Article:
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World Bank finds Chinese company committed violations in Bolivian infrastructure project

WorldWorld Bank finds Chinese company committed violations in Bolivian infrastructure project


CSCEC, part of the portfolio of Chinese state-owned enterprises operating worldwide, is active in more than 100 countries, primarily in motorway construction, port management, airport construction and operation and energy distribution.

A key player in Beijing’s Belt and Road Initiative, CSCEC, has signed contracts worth US$220 billion in just the past two years, according to the official BRI website.

CSCEC and the Bolivian road agency did not respond to requests for comment.

The project upgrading the highway between San Jose de Chiquitos and San Ignacio de Velasco, Bolivia. Photo: World Bank

A World Bank spokesperson did not elaborate on what measures were taken regarding CSCEC, saying that “the borrower, in this case the government of Bolivia, is responsible for hiring contractors and must verify that they are not on the list of firms deemed ineligible as of the contract award date”.

The Bolivian government has received US$230 million in financing from the World Bank for the renovation and expansion of a highway linking the municipalities of San José de Chiquitos and San Ignacio de Velasco, a distance of roughly 200 kilometres (124 miles).

The project aimed to widen and pave the previously gravelled road to improve traffic along the road corridor and benefit around 125,000 residents along the route, 62 per cent of whom are indigenous.

Indigenous leaders said that residents attended short meetings arranged by the World Bank and had to sign attendance lists to prove that such consultations were held, even though they said their concerns were ignored.

CSCEC also faces accusations of manipulating locals into signing unfavourable land concession contracts to use their “borrow pits” – holes or excavations from which gravel, clay, soil or sand is extracted for a construction project.

In several documented cases, the payments offered for land use were below market value, with the indigenous communities unaware of the discrepancy.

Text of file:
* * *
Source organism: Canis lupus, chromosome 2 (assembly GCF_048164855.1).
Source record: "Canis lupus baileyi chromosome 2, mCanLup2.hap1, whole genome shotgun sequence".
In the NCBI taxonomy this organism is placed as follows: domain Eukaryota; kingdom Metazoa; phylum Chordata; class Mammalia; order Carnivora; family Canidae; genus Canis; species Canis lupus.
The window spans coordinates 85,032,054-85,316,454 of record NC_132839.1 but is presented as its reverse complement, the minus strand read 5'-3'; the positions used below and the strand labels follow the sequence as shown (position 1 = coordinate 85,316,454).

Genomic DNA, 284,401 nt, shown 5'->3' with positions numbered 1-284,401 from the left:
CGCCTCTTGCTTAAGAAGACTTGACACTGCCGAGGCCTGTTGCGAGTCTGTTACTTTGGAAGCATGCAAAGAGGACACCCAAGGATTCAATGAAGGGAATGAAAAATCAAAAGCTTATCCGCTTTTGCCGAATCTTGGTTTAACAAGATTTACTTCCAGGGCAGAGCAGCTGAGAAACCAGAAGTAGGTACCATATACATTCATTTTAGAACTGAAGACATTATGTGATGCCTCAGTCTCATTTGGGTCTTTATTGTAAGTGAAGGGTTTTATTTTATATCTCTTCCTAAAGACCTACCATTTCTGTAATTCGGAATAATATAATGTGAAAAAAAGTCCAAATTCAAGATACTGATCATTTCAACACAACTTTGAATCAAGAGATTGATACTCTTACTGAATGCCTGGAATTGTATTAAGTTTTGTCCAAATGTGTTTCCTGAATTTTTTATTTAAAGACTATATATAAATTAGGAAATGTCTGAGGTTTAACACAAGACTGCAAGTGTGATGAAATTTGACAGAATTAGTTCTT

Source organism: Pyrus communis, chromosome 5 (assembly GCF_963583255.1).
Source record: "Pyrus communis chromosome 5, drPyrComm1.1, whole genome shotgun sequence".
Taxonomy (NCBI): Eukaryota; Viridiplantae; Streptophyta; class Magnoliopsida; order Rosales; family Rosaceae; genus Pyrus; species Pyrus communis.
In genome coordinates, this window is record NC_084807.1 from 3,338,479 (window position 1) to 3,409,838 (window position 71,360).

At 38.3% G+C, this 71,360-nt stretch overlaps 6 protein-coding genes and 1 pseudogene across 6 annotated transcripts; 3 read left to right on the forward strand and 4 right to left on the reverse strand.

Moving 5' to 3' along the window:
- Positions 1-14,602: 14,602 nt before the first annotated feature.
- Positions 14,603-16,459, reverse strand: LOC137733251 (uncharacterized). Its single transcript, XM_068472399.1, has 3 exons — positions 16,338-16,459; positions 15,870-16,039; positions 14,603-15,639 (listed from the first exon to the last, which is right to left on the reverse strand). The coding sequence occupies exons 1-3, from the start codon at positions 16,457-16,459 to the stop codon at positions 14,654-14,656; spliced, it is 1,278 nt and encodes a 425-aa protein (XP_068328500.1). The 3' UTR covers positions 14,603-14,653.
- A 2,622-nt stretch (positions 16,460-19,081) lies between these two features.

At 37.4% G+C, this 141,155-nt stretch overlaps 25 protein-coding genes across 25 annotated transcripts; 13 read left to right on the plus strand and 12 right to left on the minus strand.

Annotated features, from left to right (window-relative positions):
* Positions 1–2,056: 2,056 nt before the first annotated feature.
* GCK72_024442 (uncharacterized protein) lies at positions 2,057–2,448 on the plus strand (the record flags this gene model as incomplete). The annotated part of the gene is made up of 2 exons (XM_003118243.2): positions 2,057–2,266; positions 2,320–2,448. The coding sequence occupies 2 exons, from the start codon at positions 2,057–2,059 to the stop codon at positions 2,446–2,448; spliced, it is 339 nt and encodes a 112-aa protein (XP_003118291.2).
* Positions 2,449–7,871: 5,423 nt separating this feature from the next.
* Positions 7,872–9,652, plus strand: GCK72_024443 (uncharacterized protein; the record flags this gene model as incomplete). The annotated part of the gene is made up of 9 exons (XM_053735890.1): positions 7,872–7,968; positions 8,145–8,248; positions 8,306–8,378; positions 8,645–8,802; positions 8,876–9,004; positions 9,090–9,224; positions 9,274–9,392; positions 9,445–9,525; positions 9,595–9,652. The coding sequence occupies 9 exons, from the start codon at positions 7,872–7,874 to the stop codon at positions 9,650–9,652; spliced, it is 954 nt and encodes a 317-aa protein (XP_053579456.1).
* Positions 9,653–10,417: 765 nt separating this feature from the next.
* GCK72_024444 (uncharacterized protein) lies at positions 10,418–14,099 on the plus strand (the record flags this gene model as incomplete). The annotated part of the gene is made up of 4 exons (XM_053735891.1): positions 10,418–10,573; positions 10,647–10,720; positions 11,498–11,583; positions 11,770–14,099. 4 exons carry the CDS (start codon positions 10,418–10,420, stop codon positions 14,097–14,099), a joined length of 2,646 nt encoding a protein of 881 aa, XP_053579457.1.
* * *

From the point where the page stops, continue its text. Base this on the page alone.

All parties involved in the outsourced contracts had to sign confidentiality agreements prohibiting them from seeking external legal or financial advice. The documents, often written in Spanish and Chinese, were also barred from review by external translators and could only be litigated in Paris.

The management report approved by the World Bank directors acknowledged that there “may have been challenges in contract negotiations” between the Chinese company and the landowners, but that there was “no indication suggesting that individuals or communities were forced into signing bilateral agreements providing access to their land for borrow pit development in exchange for compensation”.

CSCEC “gained access to the land for temporary exploitation through contractual arrangements with the respective owners”, the document stated.

“These are therefore voluntary willing-buyer-willing-seller transactions where the seller has the possibility to reject the contract.”

Borrow pit site, part of the Santa Cruz Road Corridor, in process of closure, pending revegetation. Photo: World Bank

Although the document did not mandate compensation for residents affected by alleged abusive contracting practices, it said the Bolivian government agreed to institute a protocol to ensure better-informed landowners.

This protocol would detail compensation offers, land recovery measures, and environmental and social impacts before contracts for borrow pit use are signed.

But Mario Paniagua, the indigenous peoples adviser at the La Paz-based NGO Fundación Tierra and one of the complaint’s initiators, disputed the report’s account.

“The contract did not specify the duration of work, the amount of material they intended to extract, or what the compensation would be in every case,” Paniagua said.